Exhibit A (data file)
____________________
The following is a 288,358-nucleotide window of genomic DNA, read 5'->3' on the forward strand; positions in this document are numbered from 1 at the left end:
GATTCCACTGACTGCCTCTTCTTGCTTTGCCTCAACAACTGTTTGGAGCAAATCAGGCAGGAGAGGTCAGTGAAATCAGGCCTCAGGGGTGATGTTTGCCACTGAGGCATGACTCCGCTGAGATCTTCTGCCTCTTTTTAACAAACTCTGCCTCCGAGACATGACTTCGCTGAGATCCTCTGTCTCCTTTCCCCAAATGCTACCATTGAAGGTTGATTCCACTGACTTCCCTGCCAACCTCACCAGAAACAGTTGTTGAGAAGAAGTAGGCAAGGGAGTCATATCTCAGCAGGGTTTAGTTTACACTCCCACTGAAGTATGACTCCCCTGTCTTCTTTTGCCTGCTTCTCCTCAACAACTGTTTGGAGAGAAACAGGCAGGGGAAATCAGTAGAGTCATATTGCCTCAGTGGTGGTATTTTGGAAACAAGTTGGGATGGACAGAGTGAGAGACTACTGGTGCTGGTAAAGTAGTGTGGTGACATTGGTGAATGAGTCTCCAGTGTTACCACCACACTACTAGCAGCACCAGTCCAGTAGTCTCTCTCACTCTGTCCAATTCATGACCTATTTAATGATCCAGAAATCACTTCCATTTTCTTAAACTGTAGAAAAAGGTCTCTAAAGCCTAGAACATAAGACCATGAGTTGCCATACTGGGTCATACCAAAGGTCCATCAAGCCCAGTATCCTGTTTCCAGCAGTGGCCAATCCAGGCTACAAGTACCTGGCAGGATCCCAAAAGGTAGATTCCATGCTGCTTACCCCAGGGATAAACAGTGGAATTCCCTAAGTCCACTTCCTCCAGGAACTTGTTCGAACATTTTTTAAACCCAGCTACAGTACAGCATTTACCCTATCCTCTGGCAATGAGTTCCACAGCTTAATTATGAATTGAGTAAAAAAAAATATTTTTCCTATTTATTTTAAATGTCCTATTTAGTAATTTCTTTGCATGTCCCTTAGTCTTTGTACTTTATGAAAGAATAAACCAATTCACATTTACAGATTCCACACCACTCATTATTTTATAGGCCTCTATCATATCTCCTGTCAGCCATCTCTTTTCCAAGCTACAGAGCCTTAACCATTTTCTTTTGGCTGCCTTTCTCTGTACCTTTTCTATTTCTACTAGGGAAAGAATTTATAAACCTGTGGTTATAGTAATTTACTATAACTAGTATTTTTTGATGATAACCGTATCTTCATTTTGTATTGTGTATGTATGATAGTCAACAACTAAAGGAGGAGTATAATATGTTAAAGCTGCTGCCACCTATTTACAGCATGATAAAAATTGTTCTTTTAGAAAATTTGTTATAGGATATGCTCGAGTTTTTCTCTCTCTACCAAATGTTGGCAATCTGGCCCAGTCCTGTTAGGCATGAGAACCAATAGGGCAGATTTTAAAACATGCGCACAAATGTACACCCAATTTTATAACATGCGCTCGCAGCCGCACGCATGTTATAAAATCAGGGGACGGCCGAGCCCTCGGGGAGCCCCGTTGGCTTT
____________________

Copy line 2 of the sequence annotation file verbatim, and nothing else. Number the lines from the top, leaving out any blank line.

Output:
GATTCCACTGACTGCCTCTTCTTGCTTTGCCTCAACAACTGTTTGGAGCAAATCAGGCAGGAGAGGTCAGTGAAATCAGGCCTCAGGGGTGATGTTTGCCACTGAGGCATGACTCCGCTGAGATCTTCTGCCTCTTTTTAACAAACTCTGCCTCCGAGACATGACTTCGCTGAGATCCTCTGTCTCCTTTCCCCAAATGCTACCATTGAAGGTTGATTCCACTGACTTCCCTGCCAACCTCACCAGAAACAGTTGTTGAGAAGAAGTAGGCAAGGGAGTCATATCTCAGCAGGGTTTAGTTTACACTCCCACTGAAGTATGACTCCCCTGTCTTCTTTTGCCTGCTTCTCCTCAACAACTGTTTGGAGAGAAACAGGCAGGGGAAATCAGTAGAGTCATATTGCCTCAGTGGTGGTATTTTGGAAACAAGTTGGGATGGACAGAGTGAGAGACTACTGGTGCTGGTAAAGTAGTGTGGTGACATTGGTGAATGAGTCTCCAGTGTTACCACCACACTACTAGCAGCACCAGTCCAGTAGTCTCTCTCACTCTGTCCAATTCATGACCTATTTAATGATCCAGAAATCACTTCCATTTTCTTAAACTGTAGAAAAAGGTCTCTAAAGCCTAGAACATAAGACCATGAGTTGCCATACTGGGTCATACCAAAGGTCCATCAAGCCCAGTATCCTGTTTCCAGCAGTGGCCAATCCAGGCTACAAGTACCTGGCAGGATCCCAAAAGGTAGATTCCATGCTGCTTACCCCAGGGATAAACAGTGGAATTCCCTAAGTCCACTTCCTCCAGGAACTTGTTCGAACATTTTTTAAACCCAGCTACAGTACAGCATTTACCCTATCCTCTGGCAATGAGTTCCACAGCTTAATTATGAATTGAGTAAAAAAAAATATTTTTCCTATTTATTTTAAATGTCCTATTTAGTAATTTCTTTGCATGTCCCTTAGTCTTTGTACTTTATGAAAGAATAAACCAATTCACATTTACAGATTCCACACCACTCATTATTTTATAGGCCTCTATCATATCTCCTGTCAGCCATCTCTTTTCCAAGCTACAGAGCCTTAACCATTTTCTTTTGGCTGCCTTTCTCTGTACCTTTTCTATTTCTACTAGGGAAAGAATTTATAAACCTGTGGTTATAGTAATTTACTATAACTAGTATTTTTTGATGATAACCGTATCTTCATTTTGTATTGTGTATGTATGATAGTCAACAACTAAAGGAGGAGTATAATATGTTAAAGCTGCTGCCACCTATTTACAGCATGATAAAAATTGTTCTTTTAGAAAATTTGTTATAGGATATGCTCGAGTTTTTCTCTCTCTACCAAATGTTGGCAATCTGGCCCAGTCCTGTTAGGCATGAGAACCAATAGGGCAGATTTTAAAACATGCGCACAAATGTACACCCAATTTTATAACATGCGCTCGCAGCCGCACGCATGTTATAAAATCAGGGGACGGCCGAGCCCTCGGGGAGCCCCGTTGGCTTT